independent of existing statutory provision.

AMENDATORY- One which expressly adds
to or supplements, or works out an
improvement in the original law.

REPEALING - One which revokes or
terminates another statute.

ADOPTED - Those which are adopted
wholly or in part by another state.-

RE-ENACTED - These are pre-existing
statues which are passed by the legislature
which originally enacted them in the same
terms or in substantially the same language
and for the same purpose and object as the
original statute.


II. Statutory Construction, in general

A. When does statutory construction
come in?

- "The first and fundamental duty of courts, in our
judgment, is to apply the law. Construction and
interpretation come only after it has been
demonstrated that application is impossible or
inadequate without them."

case 2:
National Federation of Labor (NFL) v. Eisma (GR L-
61236, 31 January 1984)

case 3:
Paat v. CA (GR 111107, 10 January 1997)

case 4:
People v. Mapa (GR L-22301, 30 August 1967)

case 5:
Daoang v. Municipal Judge of San Nicolas (GR L-
34568, 28 March 1988)

case 6:
Paras v. Comelec (GR 123169, 4 November 1996)


B. Statutory Construction vs. Judicial
Legislation


Statutory Construction, whose job is it?
- "To declare what the law shall be is a legislative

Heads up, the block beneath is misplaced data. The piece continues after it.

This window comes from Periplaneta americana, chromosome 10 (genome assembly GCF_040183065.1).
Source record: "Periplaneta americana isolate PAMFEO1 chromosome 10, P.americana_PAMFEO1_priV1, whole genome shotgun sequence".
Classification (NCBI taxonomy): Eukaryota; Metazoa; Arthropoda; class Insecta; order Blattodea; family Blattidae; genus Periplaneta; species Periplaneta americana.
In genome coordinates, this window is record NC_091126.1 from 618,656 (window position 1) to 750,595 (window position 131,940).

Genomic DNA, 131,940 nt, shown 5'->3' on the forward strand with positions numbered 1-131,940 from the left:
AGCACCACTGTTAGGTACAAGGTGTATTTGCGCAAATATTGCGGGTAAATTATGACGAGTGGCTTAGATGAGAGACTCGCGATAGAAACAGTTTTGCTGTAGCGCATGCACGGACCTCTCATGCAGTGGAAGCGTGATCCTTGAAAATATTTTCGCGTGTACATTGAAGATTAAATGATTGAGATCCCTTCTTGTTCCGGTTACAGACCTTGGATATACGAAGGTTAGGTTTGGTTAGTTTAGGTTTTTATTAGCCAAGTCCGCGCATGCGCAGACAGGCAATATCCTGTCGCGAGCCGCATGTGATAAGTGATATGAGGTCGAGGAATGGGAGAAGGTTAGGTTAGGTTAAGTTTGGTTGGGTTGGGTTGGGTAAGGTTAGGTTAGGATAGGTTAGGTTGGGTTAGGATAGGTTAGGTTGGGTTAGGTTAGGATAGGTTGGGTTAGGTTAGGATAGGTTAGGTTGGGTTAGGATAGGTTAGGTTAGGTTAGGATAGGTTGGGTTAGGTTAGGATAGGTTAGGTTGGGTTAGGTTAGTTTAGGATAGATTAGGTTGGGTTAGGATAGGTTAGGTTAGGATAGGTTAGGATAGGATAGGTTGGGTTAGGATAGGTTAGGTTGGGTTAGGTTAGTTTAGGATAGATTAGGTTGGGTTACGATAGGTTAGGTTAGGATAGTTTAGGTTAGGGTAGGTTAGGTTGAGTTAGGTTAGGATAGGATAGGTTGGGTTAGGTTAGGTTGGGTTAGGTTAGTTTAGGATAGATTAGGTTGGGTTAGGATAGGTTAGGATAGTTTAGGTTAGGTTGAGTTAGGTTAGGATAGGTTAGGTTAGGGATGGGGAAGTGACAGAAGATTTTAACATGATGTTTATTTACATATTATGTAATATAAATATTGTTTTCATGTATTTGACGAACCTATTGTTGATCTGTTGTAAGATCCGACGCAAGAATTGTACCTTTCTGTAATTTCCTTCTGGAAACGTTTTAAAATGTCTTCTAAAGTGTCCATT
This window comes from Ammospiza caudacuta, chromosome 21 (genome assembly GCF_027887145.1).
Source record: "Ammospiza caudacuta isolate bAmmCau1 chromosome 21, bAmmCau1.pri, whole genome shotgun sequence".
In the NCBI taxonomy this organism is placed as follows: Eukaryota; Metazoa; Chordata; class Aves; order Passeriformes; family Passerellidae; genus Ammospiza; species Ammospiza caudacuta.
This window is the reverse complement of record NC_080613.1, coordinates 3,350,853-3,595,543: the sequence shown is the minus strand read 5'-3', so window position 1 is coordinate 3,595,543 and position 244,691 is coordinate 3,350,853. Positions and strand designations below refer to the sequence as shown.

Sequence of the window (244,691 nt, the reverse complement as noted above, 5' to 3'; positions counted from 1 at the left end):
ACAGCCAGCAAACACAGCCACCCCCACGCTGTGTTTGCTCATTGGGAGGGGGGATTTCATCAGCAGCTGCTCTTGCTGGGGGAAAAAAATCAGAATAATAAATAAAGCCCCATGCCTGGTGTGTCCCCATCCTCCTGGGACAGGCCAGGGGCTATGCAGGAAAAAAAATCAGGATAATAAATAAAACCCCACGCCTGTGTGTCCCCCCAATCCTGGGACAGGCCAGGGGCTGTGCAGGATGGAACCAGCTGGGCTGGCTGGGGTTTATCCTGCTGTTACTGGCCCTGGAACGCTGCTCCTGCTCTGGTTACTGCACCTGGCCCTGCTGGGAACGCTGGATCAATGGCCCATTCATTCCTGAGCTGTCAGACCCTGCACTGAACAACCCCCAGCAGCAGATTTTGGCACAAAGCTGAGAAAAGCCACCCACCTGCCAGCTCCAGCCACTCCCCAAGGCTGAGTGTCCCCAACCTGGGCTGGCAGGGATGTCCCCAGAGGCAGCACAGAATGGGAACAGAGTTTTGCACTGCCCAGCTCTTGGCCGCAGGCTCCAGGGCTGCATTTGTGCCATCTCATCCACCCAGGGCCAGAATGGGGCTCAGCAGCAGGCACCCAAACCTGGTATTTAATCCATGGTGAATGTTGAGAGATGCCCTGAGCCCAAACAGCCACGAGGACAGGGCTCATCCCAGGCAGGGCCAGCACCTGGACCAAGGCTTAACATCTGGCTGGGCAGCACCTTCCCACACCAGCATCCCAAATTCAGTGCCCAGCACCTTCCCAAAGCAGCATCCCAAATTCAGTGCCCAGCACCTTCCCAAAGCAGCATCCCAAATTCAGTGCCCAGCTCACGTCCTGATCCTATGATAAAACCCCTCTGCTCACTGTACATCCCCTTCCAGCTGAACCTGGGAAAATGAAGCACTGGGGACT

power, but to declare what the law is or has been, is
judicial."

case 7:
Floresca v. Philex Mining (GR L-30642, 30 April 1985)

case 8:
Republic v. CA and Molina (GR 108763, 13 February
1997)

C. Legislative Intent, how ascertained


How must Legislative Intent be ascertained?

- Legislative intent must be ascertained from a
consideration of the statute as a whole. The particular
words, clauses and phrases should not be studied as
detached and isolated expressions, but the whole and
every part of the statute must be considered in fixing
the meaning of any of its parts and in order to
produce a harmonious whole. A statue must be
construed so as to harmonize and give effect to all its
provisions wherever possible.



case 9:
Aisporma v. CA (GR L-39419, 12 April 1982)
Chinabank v. Ortega (GR L-34964, 31 January 1973)
Board of Adminstrators of the PVA v. Bautista (GR L-
37867, 22 Feb. 1982)